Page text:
Long working hours in Japan is a social concern. This is also true for the working hours of physicians, who often do side work in addition to working at their main hospital. New physician work regulations to be implemented in Japan require work-hour management, including side work. This study examined the association between physicians’ overtime and side work hours and their health outcomes.
We conducted a cross-sectional study using data from a survey of working physicians conducted by the Japan Medical Association from 2021 to 2022. Questionnaires completed by 2906 full-time working physicians aged 24–69, excluding junior resident doctors, were analyzed. Depressive symptoms and the presence of thoughts of death or suicide using the Quick Inventory of Depressive Symptomatology – Japanese version was used to assess health outcomes. Logistic regression analysis was performed using overtime at the main place of employment and side work hours as exposure factors.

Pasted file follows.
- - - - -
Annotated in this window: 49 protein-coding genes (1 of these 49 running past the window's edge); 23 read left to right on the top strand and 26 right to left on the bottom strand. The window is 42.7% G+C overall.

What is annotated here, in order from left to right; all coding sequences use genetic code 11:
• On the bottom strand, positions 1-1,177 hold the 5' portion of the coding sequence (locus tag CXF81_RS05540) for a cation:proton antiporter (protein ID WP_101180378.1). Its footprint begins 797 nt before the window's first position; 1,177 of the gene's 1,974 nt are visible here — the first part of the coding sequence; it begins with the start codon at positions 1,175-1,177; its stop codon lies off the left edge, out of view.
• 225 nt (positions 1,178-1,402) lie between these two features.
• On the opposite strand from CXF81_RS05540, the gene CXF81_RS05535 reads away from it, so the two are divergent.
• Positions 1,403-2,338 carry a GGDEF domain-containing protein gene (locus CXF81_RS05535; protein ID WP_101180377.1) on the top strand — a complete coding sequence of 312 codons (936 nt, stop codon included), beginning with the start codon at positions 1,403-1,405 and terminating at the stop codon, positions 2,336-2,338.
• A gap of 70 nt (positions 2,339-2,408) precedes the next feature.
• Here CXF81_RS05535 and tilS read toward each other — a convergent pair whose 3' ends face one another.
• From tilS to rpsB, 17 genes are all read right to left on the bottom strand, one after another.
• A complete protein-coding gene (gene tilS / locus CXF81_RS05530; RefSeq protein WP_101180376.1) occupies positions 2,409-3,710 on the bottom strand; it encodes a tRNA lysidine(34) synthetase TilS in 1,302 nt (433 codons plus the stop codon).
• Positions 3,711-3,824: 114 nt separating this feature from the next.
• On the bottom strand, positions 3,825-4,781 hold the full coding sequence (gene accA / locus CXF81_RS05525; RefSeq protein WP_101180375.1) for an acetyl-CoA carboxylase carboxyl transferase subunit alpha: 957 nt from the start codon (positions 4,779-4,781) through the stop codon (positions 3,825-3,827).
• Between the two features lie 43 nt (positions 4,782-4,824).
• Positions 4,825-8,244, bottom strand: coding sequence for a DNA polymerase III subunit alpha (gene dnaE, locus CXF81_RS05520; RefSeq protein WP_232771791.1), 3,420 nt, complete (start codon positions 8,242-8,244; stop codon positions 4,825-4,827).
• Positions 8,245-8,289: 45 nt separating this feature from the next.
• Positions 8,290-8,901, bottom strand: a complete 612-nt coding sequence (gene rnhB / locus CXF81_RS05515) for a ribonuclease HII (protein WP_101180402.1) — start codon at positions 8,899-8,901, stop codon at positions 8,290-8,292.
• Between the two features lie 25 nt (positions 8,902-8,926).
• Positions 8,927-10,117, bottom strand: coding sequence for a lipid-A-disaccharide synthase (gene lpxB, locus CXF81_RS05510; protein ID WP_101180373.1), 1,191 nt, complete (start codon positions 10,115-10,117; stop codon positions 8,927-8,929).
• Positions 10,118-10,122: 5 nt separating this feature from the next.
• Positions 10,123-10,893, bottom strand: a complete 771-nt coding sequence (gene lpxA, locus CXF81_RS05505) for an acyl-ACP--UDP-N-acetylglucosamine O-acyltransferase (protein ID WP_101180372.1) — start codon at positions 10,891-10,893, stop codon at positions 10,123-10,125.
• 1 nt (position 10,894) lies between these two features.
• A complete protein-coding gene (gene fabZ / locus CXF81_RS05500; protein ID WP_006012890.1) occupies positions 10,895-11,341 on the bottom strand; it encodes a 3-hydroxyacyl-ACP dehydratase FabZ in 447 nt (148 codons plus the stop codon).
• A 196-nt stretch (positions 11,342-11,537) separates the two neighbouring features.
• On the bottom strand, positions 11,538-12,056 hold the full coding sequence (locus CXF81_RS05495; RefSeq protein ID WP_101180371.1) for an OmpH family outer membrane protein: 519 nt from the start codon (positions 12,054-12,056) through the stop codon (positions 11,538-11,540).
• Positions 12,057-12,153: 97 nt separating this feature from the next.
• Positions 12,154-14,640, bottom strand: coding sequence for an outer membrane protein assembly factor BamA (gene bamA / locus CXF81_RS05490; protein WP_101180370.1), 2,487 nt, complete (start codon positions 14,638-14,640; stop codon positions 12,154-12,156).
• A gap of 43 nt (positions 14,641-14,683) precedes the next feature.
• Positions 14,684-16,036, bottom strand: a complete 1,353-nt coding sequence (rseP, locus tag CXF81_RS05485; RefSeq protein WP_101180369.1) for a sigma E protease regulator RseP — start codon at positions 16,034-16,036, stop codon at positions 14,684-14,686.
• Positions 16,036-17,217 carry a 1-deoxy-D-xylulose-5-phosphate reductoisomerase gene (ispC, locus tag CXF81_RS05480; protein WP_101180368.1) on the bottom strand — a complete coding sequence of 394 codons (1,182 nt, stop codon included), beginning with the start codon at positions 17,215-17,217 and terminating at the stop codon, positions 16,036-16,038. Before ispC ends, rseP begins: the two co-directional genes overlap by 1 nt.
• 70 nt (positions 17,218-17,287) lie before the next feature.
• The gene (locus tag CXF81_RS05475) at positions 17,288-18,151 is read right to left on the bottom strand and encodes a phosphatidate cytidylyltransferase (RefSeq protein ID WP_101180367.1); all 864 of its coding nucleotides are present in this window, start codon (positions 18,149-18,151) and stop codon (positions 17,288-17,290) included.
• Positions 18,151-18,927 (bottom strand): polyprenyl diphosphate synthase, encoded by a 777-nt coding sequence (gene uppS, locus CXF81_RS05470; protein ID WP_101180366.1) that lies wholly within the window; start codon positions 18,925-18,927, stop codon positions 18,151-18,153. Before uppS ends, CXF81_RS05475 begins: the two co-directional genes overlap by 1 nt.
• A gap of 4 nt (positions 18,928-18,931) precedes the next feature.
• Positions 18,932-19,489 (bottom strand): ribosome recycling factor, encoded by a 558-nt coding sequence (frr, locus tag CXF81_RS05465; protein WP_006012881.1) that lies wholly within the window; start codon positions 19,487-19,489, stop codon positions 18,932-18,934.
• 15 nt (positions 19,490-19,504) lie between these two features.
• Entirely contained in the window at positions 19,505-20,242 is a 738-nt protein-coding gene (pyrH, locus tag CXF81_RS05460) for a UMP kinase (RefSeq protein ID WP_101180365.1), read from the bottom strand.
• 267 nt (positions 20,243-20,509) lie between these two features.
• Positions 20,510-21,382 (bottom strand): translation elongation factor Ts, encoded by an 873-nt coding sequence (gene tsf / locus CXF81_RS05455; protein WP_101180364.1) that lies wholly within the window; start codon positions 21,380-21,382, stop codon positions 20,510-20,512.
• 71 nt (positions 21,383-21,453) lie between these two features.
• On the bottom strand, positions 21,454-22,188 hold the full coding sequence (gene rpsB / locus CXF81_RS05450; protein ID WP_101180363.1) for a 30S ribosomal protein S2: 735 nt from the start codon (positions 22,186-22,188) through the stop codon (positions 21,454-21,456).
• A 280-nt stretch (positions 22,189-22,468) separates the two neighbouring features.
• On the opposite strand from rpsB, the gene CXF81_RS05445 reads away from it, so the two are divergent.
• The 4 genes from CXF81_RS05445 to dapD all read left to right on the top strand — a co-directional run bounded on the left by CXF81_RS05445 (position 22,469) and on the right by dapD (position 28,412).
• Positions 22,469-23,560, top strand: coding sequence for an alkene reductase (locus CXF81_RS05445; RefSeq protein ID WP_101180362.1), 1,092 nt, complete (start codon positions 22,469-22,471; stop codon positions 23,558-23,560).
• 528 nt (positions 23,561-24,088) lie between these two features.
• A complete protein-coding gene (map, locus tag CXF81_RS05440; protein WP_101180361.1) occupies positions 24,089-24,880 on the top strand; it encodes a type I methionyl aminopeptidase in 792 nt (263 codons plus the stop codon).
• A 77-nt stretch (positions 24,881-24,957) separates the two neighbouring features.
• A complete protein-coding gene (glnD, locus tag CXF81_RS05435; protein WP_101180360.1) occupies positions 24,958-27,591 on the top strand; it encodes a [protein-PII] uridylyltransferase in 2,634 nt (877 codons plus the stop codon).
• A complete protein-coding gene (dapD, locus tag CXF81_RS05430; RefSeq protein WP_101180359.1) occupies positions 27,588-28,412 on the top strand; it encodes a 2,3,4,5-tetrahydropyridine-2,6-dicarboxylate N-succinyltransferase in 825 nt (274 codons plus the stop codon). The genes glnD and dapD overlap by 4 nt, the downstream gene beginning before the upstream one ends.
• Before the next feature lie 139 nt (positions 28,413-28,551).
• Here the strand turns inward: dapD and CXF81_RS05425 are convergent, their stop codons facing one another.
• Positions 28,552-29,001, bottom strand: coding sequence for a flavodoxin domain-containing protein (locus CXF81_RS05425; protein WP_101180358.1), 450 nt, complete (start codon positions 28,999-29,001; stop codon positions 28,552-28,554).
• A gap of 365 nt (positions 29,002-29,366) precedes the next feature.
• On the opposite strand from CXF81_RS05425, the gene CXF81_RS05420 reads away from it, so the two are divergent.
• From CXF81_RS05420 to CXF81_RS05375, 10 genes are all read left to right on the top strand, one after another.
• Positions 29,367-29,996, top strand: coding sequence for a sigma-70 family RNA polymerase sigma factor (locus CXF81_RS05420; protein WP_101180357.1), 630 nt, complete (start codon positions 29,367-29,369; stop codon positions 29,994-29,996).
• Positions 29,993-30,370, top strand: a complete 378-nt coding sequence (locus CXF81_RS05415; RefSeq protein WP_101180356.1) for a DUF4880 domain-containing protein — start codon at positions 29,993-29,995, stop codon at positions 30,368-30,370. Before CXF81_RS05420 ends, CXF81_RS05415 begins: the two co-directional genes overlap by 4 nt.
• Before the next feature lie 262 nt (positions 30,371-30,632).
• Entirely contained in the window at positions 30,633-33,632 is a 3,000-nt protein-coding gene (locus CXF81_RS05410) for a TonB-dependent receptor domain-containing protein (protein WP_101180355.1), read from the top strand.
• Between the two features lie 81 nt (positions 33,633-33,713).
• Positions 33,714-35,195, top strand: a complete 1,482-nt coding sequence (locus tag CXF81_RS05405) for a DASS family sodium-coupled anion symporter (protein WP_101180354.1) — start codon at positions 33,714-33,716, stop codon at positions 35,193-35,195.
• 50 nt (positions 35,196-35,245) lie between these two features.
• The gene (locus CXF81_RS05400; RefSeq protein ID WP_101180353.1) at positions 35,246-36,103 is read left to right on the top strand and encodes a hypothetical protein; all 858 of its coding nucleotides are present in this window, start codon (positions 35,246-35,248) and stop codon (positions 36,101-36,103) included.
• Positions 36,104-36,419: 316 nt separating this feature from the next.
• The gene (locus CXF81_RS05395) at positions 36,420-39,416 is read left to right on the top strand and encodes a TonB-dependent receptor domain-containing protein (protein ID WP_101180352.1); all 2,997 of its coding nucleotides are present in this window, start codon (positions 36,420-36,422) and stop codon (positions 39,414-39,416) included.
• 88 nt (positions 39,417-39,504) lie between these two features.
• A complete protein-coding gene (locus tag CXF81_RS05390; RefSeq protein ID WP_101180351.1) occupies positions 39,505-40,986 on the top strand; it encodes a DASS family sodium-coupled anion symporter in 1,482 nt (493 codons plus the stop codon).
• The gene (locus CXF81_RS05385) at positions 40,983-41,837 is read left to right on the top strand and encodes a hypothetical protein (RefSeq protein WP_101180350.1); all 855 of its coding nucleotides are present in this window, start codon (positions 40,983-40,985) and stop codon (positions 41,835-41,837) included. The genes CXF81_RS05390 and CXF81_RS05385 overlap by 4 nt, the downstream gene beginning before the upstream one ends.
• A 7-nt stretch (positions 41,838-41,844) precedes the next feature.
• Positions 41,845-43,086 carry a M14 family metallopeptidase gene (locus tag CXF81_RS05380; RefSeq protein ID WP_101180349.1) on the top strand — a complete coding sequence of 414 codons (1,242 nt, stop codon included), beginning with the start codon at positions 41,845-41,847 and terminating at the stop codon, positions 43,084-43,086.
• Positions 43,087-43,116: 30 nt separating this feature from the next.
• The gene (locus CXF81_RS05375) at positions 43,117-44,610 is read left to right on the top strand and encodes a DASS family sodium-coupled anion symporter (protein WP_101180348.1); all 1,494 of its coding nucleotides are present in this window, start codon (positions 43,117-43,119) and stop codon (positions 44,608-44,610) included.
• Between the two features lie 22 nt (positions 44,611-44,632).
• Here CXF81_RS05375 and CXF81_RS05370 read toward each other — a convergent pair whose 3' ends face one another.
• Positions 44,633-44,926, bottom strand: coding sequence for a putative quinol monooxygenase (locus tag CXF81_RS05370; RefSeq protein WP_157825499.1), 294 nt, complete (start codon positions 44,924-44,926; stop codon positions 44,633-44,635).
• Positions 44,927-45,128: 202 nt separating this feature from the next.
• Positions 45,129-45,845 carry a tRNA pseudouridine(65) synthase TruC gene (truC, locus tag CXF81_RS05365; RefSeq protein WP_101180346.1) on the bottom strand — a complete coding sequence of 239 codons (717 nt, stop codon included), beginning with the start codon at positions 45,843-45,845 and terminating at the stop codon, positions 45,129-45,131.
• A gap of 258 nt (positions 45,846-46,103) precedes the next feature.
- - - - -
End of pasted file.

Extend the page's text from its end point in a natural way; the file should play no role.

Both depressive symptoms and thoughts of death or suicide increased in the group with longer overtime hours at the main place of work. A similar tendency was observed for side work but adjusting for overtime hours eliminated the association. In other words, total working hours had an impact on health, regardless of whether overtime work at the main place of employment or side work.
Despite the existence of multiple hurdles to managing working hours, including side work, the working environment for physicians needs to be improved to protect their health and quality of medical care.